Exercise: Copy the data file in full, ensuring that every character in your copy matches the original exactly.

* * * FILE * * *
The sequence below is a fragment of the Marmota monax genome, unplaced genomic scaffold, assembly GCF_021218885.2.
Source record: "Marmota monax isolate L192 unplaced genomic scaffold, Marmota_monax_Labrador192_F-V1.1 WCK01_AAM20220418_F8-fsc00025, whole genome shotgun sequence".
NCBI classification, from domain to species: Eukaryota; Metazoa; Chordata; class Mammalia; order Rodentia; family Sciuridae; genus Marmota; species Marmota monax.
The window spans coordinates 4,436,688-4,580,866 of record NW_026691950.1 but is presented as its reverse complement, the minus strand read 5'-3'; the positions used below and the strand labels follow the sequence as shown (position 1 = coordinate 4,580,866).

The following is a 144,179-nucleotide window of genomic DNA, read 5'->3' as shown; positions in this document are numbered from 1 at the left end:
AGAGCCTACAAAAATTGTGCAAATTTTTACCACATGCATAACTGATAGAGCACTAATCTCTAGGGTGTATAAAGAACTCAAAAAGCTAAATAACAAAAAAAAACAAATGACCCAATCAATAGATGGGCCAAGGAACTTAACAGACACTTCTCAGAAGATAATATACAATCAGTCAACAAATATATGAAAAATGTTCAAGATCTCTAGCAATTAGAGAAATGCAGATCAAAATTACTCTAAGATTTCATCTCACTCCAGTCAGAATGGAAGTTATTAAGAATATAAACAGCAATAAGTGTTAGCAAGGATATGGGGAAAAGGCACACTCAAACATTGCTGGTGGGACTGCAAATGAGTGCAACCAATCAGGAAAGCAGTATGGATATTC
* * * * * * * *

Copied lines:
The sequence below is a fragment of the Marmota monax genome, unplaced genomic scaffold, assembly GCF_021218885.2.
Source record: "Marmota monax isolate L192 unplaced genomic scaffold, Marmota_monax_Labrador192_F-V1.1 WCK01_AAM20220418_F8-fsc00025, whole genome shotgun sequence".
NCBI classification, from domain to species: Eukaryota; Metazoa; Chordata; class Mammalia; order Rodentia; family Sciuridae; genus Marmota; species Marmota monax.
The window spans coordinates 4,436,688-4,580,866 of record NW_026691950.1 but is presented as its reverse complement, the minus strand read 5'-3'; the positions used below and the strand labels follow the sequence as shown (position 1 = coordinate 4,580,866).

The following is a 144,179-nucleotide window of genomic DNA, read 5'->3' as shown; positions in this document are numbered from 1 at the left end:
AGAGCCTACAAAAATTGTGCAAATTTTTACCACATGCATAACTGATAGAGCACTAATCTCTAGGGTGTATAAAGAACTCAAAAAGCTAAATAACAAAAAAAAACAAATGACCCAATCAATAGATGGGCCAAGGAACTTAACAGACACTTCTCAGAAGATAATATACAATCAGTCAACAAATATATGAAAAATGTTCAAGATCTCTAGCAATTAGAGAAATGCAGATCAAAATTACTCTAAGATTTCATCTCACTCCAGTCAGAATGGAAGTTATTAAGAATATAAACAGCAATAAGTGTTAGCAAGGATATGGGGAAAAGGCACACTCAAACATTGCTGGTGGGACTGCAAATGAGTGCAACCAATCAGGAAAGCAGTATGGATATTC